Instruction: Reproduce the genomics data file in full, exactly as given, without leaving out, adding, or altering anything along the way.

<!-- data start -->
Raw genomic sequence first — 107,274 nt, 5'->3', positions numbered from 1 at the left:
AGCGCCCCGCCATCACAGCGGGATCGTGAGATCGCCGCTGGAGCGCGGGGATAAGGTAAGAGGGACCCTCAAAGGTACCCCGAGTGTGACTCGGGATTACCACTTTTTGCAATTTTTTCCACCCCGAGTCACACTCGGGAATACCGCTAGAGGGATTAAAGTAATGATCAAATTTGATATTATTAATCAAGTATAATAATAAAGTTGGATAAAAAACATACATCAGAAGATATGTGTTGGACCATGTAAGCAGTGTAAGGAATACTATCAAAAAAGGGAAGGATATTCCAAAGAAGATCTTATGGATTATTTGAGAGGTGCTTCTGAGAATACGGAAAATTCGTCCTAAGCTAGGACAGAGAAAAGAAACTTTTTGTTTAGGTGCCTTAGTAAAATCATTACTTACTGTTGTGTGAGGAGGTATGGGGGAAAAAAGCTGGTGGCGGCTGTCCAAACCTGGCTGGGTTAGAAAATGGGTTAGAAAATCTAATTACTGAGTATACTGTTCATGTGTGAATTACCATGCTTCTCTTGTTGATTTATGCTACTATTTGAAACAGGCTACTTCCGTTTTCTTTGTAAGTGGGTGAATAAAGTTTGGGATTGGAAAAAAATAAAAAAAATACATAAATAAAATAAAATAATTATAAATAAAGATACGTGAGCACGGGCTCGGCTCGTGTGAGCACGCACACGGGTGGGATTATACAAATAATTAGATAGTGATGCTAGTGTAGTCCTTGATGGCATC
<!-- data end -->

Raw genomic sequence first — 107,274 nt, 5'->3', positions numbered from 1 at the left:
AGCGCCCCGCCATCACAGCGGGATCGTGAGATCGCCGCTGGAGCGCGGGGATAAGGTAAGAGGGACCCTCAAAGGTACCCCGAGTGTGACTCGGGATTACCACTTTTTGCAATTTTTTCCACCCCGAGTCACACTCGGGAATACCGCTAGAGGGATTAAAGTAATGATCAAATTTGATATTATTAATCAAGTATAATAATAAAGTTGGATAAAAAACATACATCAGAAGATATGTGTTGGACCATGTAAGCAGTGTAAGGAATACTATCAAAAAAGGGAAGGATATTCCAAAGAAGATCTTATGGATTATTTGAGAGGTGCTTCTGAGAATACGGAAAATTCGTCCTAAGCTAGGACAGAGAAAAGAAACTTTTTGTTTAGGTGCCTTAGTAAAATCATTACTTACTGTTGTGTGAGGAGGTATGGGGGAAAAAAGCTGGTGGCGGCTGTCCAAACCTGGCTGGGTTAGAAAATGGGTTAGAAAATCTAATTACTGAGTATACTGTTCATGTGTGAATTACCATGCTTCTCTTGTTGATTTATGCTACTATTTGAAACAGGCTACTTCCGTTTTCTTTGTAAGTGGGTGAATAAAGTTTGGGATTGGAAAAAAATAAAAAAAATACATAAATAAAATAAAATAATTATAAATAAAGATACGTGAGCACGGGCTCGGCTCGTGTGAGCACGCACACGGGTGGGATTATACAAATAATTAGATAGTGATGCTAGTGTAGTCCTTGATGGCATC